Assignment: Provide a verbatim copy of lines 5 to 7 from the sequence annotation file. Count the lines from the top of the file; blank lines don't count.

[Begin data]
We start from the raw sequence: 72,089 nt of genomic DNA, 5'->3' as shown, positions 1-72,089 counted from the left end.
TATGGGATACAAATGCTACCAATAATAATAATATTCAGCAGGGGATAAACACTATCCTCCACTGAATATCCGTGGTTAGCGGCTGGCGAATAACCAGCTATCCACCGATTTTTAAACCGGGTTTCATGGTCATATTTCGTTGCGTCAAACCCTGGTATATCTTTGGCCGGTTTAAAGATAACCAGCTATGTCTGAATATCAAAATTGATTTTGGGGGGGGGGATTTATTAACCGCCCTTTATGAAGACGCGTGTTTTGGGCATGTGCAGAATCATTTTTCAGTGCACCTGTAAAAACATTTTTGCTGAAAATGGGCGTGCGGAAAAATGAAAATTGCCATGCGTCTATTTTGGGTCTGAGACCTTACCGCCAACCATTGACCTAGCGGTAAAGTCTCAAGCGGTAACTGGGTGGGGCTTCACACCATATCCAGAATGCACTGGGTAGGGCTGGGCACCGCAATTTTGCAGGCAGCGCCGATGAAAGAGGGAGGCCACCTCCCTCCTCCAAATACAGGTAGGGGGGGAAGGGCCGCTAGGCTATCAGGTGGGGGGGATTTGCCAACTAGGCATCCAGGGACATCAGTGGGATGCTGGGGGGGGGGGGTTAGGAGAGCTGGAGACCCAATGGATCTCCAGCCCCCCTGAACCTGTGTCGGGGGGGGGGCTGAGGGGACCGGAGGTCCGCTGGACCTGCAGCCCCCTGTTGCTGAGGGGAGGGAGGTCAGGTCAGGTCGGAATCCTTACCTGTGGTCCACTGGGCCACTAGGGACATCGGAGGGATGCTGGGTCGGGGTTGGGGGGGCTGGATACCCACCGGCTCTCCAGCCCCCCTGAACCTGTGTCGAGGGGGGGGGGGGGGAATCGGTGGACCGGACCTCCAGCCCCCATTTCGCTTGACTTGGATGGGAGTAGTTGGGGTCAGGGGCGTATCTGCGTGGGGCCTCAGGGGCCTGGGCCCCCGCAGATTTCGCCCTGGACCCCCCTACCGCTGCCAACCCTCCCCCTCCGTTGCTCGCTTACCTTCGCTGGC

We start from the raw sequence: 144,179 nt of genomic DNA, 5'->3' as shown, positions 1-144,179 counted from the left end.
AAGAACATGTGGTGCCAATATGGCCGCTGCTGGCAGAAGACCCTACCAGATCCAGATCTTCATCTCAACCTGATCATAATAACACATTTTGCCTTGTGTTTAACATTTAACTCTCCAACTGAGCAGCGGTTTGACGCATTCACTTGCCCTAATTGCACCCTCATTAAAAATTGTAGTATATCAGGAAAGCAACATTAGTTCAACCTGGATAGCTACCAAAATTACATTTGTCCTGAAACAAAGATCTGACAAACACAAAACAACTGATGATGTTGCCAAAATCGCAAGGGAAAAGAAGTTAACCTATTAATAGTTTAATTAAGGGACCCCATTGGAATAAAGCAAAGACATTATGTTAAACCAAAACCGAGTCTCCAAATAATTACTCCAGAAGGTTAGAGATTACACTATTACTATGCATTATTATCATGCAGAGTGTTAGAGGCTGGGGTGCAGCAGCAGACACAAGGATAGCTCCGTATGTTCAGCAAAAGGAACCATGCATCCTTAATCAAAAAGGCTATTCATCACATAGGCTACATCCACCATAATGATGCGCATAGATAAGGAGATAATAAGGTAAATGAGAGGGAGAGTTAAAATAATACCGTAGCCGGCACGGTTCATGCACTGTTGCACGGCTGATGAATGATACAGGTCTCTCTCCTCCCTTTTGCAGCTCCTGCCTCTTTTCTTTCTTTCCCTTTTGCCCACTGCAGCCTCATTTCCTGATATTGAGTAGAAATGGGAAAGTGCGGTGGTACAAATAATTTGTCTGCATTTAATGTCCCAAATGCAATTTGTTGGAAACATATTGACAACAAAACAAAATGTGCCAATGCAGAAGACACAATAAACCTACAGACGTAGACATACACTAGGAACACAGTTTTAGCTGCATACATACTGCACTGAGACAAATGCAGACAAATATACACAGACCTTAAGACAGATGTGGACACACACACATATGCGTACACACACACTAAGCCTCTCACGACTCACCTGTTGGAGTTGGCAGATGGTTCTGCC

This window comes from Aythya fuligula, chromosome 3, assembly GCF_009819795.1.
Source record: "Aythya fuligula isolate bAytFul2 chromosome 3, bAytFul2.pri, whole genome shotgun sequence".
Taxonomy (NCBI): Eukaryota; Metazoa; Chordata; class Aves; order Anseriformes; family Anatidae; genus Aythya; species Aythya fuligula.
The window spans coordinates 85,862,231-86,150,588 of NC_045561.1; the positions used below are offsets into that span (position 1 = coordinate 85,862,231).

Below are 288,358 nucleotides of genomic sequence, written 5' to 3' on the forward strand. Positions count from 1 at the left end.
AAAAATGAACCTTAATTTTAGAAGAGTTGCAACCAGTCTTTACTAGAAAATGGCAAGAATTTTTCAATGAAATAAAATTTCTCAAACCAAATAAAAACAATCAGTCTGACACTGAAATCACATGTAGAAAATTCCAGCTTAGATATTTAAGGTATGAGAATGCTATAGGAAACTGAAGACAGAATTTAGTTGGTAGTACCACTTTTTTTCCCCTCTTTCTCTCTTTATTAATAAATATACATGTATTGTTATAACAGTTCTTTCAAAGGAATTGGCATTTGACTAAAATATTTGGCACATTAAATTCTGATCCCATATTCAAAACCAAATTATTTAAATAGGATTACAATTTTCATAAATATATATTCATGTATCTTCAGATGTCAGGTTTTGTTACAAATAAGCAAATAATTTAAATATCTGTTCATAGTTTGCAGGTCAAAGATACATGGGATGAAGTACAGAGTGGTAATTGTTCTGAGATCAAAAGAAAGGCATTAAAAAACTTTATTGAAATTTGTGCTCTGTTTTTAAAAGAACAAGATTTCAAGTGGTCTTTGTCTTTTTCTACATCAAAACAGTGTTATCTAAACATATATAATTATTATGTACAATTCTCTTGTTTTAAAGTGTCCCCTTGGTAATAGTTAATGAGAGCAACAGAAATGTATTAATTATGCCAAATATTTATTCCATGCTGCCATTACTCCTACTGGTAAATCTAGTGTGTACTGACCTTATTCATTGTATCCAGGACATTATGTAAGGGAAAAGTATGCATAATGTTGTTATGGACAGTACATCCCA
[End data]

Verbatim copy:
This window comes from Aythya fuligula, chromosome 3, assembly GCF_009819795.1.
Source record: "Aythya fuligula isolate bAytFul2 chromosome 3, bAytFul2.pri, whole genome shotgun sequence".
Taxonomy (NCBI): Eukaryota; Metazoa; Chordata; class Aves; order Anseriformes; family Anatidae; genus Aythya; species Aythya fuligula.